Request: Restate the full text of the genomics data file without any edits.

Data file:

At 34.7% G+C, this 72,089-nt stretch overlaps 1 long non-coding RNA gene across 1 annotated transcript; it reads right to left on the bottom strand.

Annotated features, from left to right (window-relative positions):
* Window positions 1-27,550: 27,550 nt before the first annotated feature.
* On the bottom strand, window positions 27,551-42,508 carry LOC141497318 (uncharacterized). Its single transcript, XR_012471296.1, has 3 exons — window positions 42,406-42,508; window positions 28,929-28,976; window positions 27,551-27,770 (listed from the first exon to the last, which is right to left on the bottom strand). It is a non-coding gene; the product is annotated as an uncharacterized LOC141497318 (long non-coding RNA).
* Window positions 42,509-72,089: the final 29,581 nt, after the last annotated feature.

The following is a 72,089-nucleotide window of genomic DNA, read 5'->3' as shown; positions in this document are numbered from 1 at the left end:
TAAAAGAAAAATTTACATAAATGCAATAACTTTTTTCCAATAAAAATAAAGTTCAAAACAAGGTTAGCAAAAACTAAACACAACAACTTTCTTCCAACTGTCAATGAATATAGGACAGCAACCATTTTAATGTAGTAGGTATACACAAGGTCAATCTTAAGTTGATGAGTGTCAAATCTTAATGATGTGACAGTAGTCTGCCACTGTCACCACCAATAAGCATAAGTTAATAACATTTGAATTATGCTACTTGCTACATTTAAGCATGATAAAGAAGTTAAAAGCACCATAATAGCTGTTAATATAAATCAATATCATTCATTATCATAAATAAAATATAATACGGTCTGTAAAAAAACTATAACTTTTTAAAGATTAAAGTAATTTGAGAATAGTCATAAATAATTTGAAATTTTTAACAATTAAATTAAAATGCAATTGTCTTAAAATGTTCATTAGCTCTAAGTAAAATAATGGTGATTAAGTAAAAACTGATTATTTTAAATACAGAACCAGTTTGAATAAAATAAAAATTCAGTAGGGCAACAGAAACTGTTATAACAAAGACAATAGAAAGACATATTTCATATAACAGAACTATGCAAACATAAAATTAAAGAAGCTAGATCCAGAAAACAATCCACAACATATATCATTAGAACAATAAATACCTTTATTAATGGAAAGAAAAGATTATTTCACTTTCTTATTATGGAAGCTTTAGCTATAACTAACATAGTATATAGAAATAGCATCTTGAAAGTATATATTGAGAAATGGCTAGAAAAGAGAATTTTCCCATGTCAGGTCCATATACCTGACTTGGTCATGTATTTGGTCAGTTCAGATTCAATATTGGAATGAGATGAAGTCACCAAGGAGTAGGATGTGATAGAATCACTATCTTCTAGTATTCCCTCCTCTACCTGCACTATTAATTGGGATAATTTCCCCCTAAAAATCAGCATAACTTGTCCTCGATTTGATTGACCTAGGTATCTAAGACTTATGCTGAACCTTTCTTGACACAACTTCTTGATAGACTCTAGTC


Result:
At 34.7% G+C, this 72,089-nt stretch overlaps 1 long non-coding RNA gene across 1 annotated transcript; it reads right to left on the bottom strand.

Annotated features, from left to right (window-relative positions):
* Window positions 1-27,550: 27,550 nt before the first annotated feature.
* On the bottom strand, window positions 27,551-42,508 carry LOC141497318 (uncharacterized). Its single transcript, XR_012471296.1, has 3 exons — window positions 42,406-42,508; window positions 28,929-28,976; window positions 27,551-27,770 (listed from the first exon to the last, which is right to left on the bottom strand). It is a non-coding gene; the product is annotated as an uncharacterized LOC141497318 (long non-coding RNA).
* Window positions 42,509-72,089: the final 29,581 nt, after the last annotated feature.

The following is a 72,089-nucleotide window of genomic DNA, read 5'->3' as shown; positions in this document are numbered from 1 at the left end:
TAAAAGAAAAATTTACATAAATGCAATAACTTTTTTCCAATAAAAATAAAGTTCAAAACAAGGTTAGCAAAAACTAAACACAACAACTTTCTTCCAACTGTCAATGAATATAGGACAGCAACCATTTTAATGTAGTAGGTATACACAAGGTCAATCTTAAGTTGATGAGTGTCAAATCTTAATGATGTGACAGTAGTCTGCCACTGTCACCACCAATAAGCATAAGTTAATAACATTTGAATTATGCTACTTGCTACATTTAAGCATGATAAAGAAGTTAAAAGCACCATAATAGCTGTTAATATAAATCAATATCATTCATTATCATAAATAAAATATAATACGGTCTGTAAAAAAACTATAACTTTTTAAAGATTAAAGTAATTTGAGAATAGTCATAAATAATTTGAAATTTTTAACAATTAAATTAAAATGCAATTGTCTTAAAATGTTCATTAGCTCTAAGTAAAATAATGGTGATTAAGTAAAAACTGATTATTTTAAATACAGAACCAGTTTGAATAAAATAAAAATTCAGTAGGGCAACAGAAACTGTTATAACAAAGACAATAGAAAGACATATTTCATATAACAGAACTATGCAAACATAAAATTAAAGAAGCTAGATCCAGAAAACAATCCACAACATATATCATTAGAACAATAAATACCTTTATTAATGGAAAGAAAAGATTATTTCACTTTCTTATTATGGAAGCTTTAGCTATAACTAACATAGTATATAGAAATAGCATCTTGAAAGTATATATTGAGAAATGGCTAGAAAAGAGAATTTTCCCATGTCAGGTCCATATACCTGACTTGGTCATGTATTTGGTCAGTTCAGATTCAATATTGGAATGAGATGAAGTCACCAAGGAGTAGGATGTGATAGAATCACTATCTTCTAGTATTCCCTCCTCTACCTGCACTATTAATTGGGATAATTTCCCCCTAAAAATCAGCATAACTTGTCCTCGATTTGATTGACCTAGGTATCTAAGACTTATGCTGAACCTTTCTTGACACAACTTCTTGATAGACTCTAGTC